Review – Erykah Badu Transcended Humanity At Mission Ballroom

A calm, temperate Monday evening set the mood for one of the all-time greatest hip-hop and R&B artists to grace the Mission Ballroom stage. Sometimes known as “Badula Oblongata, Sara Bellum, Manuela Maria Mexico, Mary Magnum, Analog Girl in a Digital World,” but always known as the queen — Erykah Badu served Denver one powerful and dignified performance, for one night only. With a full band and back-up singers to support her profound artistry, Badu showed the sold-out crowd just how gracefully a 30-year career can age.

Erykah Badu

Opening with a lengthy duel drum solo to hype the crowd, back-up singers dressed in what looked ironically like hazmat suits started in on vocals as fans patiently awaited the arrival of their leading lady. Dressed in a deep green trench coat and one of her iconic top hat, Badu coolly took to the stage and placed herself down front between a keyboard and a drum pad. Slowly and steadily she led into a fitting “Hello” that left the crowd roaring with applause.

Erykah Badu

Following an appropriate greeting came introductions, with Badu offering peace and love and asking her sisters and brothers, “how y’all feeling?” before giving a shout-out to Colorado and “those puffs.” Badu then made it clear she had one rule for the evening — mind your business — which led into her own rendition of Faith, Hope & Charity’s “To Each His Own” and asking the crowd to repeat-after-her, “make it your business to leave other people’s bitches alone.” Now heated up, Badu moved back into the music with “On & On” and a smooth transition into “…& On,” followed by “Love Of My Life.”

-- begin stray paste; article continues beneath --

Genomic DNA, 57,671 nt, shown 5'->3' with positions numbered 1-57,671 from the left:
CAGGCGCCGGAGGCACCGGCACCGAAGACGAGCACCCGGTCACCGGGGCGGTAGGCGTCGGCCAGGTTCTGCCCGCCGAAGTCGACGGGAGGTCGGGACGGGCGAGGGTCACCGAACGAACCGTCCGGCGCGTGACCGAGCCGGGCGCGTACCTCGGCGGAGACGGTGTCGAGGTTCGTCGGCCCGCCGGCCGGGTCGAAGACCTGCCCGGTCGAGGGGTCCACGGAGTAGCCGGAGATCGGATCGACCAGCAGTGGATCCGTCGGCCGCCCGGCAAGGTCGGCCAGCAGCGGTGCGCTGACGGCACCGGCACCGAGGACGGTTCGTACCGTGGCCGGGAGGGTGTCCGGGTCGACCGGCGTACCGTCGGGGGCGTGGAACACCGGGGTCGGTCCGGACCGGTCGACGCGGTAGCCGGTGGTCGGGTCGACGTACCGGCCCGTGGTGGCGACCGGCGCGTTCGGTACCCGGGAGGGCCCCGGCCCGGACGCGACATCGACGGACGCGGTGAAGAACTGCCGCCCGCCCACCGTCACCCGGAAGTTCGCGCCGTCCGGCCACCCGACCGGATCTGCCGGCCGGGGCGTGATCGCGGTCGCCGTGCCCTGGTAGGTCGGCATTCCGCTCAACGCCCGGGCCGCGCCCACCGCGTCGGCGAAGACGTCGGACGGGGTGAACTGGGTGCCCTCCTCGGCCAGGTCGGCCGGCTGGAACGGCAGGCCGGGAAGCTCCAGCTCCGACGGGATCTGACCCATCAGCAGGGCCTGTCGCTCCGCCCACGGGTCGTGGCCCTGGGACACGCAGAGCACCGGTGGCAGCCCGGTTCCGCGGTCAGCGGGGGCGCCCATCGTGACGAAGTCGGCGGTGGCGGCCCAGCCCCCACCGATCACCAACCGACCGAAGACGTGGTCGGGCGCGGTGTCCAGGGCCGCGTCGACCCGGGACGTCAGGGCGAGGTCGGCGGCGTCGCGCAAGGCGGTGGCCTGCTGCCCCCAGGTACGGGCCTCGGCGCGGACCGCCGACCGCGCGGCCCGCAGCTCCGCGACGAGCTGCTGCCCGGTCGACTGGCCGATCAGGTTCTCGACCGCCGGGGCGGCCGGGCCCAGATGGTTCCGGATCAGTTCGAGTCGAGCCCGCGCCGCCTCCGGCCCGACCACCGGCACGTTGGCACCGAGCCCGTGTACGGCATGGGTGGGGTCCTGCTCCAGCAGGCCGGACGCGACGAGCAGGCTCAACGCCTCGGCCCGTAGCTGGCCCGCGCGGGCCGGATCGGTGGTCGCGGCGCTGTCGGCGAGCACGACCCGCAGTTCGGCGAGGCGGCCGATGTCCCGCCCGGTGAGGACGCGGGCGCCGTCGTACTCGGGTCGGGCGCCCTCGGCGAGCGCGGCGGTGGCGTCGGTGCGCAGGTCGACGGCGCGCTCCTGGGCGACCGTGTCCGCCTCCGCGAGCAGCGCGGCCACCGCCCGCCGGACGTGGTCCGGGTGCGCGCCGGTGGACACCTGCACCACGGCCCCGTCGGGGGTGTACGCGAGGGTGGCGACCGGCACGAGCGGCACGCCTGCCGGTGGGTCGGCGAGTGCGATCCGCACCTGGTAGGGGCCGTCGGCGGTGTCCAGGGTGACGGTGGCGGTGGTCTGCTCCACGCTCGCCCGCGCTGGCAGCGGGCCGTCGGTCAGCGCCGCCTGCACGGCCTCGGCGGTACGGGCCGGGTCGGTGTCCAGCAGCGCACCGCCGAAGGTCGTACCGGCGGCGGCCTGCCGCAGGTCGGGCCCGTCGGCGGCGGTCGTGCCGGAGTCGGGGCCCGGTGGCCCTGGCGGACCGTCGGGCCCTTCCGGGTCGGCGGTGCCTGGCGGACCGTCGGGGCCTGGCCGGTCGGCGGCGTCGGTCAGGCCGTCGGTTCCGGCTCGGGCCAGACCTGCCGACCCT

Erykah Badu

After a brief costume change into a neon orange track suit, the godmother of soul returned to the stage with a performance of “Other Side of the Game.” Then came a roll-call where Badu asked fans to represent their decade — ’60s, ’70s, ’80s — and made a special announcement for the “’90s babies” who were born in the same decade of the release of her triple-platinum album, Baduizm, and the group she’d been waiting to “grow up.” More than gathering together four generations, Badu and her music strove to transcend race, religion, color, creed and sexuality, and proof of that success was exhibited in abundance at Monday’s show.

Check out the gallery from Erykah Badu’s Mission Ballroom performance here. 

The remainder of the evening was a throwback dance party, full of nostalgia, sensuality and good vibes. “Appletree” was accompanied by some heady visuals on the big screen, while “Back In The Day” led a crowd-wide sing-along. “I’ll Call U Back” and “Bag Lady” slowed things down just as “Honey” picked the tempo right back up again. The lady Badu then boasted her poetic sensibilities with the opening of “Out My Mind, Just In Time” to bring the show to a near close. From there, she declared, “Denver, you know what time it is” and went into the fan favorite “Call Tyrone” as an encore. One last repeat-after-me “mind your business” chant came to finish out a sensational performance from Erykah Badu, hitting countless high notes and yet leaving more on the table for the next time the queen decides to grace us with her presence.

Photography by Kori Hazel